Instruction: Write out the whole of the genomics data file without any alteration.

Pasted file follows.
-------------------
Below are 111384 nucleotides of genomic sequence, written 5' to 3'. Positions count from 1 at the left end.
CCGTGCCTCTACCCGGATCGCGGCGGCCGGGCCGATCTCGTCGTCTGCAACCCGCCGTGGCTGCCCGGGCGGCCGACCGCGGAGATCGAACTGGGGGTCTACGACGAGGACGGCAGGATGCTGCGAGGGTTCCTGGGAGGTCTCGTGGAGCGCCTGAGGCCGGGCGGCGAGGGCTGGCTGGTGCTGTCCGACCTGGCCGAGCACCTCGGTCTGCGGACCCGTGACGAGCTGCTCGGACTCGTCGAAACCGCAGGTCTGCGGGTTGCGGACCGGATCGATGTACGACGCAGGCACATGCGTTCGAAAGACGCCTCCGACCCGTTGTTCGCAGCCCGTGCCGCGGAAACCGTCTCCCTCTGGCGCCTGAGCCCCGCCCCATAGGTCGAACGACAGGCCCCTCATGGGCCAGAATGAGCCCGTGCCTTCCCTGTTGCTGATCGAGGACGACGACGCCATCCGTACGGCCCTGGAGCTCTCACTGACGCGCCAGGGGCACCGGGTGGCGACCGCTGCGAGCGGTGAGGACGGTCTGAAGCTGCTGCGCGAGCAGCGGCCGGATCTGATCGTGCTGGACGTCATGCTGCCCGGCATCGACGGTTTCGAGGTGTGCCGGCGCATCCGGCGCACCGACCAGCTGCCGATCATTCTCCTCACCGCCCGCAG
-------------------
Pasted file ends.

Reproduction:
Below are 111384 nucleotides of genomic sequence, written 5' to 3'. Positions count from 1 at the left end.
CCGTGCCTCTACCCGGATCGCGGCGGCCGGGCCGATCTCGTCGTCTGCAACCCGCCGTGGCTGCCCGGGCGGCCGACCGCGGAGATCGAACTGGGGGTCTACGACGAGGACGGCAGGATGCTGCGAGGGTTCCTGGGAGGTCTCGTGGAGCGCCTGAGGCCGGGCGGCGAGGGCTGGCTGGTGCTGTCCGACCTGGCCGAGCACCTCGGTCTGCGGACCCGTGACGAGCTGCTCGGACTCGTCGAAACCGCAGGTCTGCGGGTTGCGGACCGGATCGATGTACGACGCAGGCACATGCGTTCGAAAGACGCCTCCGACCCGTTGTTCGCAGCCCGTGCCGCGGAAACCGTCTCCCTCTGGCGCCTGAGCCCCGCCCCATAGGTCGAACGACAGGCCCCTCATGGGCCAGAATGAGCCCGTGCCTTCCCTGTTGCTGATCGAGGACGACGACGCCATCCGTACGGCCCTGGAGCTCTCACTGACGCGCCAGGGGCACCGGGTGGCGACCGCTGCGAGCGGTGAGGACGGTCTGAAGCTGCTGCGCGAGCAGCGGCCGGATCTGATCGTGCTGGACGTCATGCTGCCCGGCATCGACGGTTTCGAGGTGTGCCGGCGCATCCGGCGCACCGACCAGCTGCCGATCATTCTCCTCACCGCCCGCAG